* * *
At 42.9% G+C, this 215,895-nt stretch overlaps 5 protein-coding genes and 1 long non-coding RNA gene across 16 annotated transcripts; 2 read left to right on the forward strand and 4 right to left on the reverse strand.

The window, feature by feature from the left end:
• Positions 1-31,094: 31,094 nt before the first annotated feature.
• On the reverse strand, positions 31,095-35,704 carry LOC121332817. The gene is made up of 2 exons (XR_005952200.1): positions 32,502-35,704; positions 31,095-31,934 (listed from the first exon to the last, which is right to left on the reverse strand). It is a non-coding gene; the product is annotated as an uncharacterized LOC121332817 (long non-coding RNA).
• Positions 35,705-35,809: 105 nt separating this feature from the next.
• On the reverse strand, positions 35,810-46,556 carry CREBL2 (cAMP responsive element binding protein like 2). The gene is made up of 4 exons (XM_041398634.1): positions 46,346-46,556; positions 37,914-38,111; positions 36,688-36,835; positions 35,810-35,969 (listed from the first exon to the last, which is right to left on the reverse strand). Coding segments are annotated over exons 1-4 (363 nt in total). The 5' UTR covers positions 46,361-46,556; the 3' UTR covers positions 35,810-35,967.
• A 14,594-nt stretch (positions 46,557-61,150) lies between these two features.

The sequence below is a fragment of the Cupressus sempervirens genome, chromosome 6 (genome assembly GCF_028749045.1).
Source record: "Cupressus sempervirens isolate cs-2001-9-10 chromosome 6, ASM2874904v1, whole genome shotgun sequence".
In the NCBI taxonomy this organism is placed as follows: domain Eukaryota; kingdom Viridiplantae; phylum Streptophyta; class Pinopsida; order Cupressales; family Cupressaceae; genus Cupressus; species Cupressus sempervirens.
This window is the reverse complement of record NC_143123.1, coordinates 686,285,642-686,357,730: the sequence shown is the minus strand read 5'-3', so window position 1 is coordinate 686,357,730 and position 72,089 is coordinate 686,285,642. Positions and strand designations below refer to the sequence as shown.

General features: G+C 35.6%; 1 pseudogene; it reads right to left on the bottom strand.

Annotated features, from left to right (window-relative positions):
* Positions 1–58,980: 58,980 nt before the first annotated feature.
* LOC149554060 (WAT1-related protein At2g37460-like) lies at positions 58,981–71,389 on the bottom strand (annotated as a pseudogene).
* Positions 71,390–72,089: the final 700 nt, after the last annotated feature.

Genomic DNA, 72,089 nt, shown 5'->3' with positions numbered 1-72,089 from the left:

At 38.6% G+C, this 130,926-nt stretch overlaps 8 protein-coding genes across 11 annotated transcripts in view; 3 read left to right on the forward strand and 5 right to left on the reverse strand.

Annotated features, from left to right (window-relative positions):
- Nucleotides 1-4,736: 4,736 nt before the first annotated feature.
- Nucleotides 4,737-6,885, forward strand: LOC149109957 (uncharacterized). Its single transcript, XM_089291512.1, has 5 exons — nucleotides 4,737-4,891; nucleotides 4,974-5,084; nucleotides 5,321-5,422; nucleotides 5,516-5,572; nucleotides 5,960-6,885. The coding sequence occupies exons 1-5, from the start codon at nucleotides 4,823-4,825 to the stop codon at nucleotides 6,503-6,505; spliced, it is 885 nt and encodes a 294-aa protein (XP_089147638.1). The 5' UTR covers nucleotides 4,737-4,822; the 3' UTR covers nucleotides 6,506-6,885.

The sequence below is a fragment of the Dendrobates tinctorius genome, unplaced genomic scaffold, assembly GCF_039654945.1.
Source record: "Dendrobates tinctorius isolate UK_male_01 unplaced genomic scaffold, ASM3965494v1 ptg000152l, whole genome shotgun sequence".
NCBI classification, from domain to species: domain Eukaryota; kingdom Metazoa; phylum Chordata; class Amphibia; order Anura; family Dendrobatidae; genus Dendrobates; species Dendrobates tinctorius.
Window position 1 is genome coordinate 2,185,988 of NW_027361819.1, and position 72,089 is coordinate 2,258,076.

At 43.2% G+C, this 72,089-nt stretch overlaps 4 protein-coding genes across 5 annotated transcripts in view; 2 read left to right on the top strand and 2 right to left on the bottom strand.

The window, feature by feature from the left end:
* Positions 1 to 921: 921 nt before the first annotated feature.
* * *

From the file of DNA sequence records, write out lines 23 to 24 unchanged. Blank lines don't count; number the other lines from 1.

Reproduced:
Source record: "Dendrobates tinctorius isolate UK_male_01 unplaced genomic scaffold, ASM3965494v1 ptg000152l, whole genome shotgun sequence".
NCBI classification, from domain to species: domain Eukaryota; kingdom Metazoa; phylum Chordata; class Amphibia; order Anura; family Dendrobatidae; genus Dendrobates; species Dendrobates tinctorius.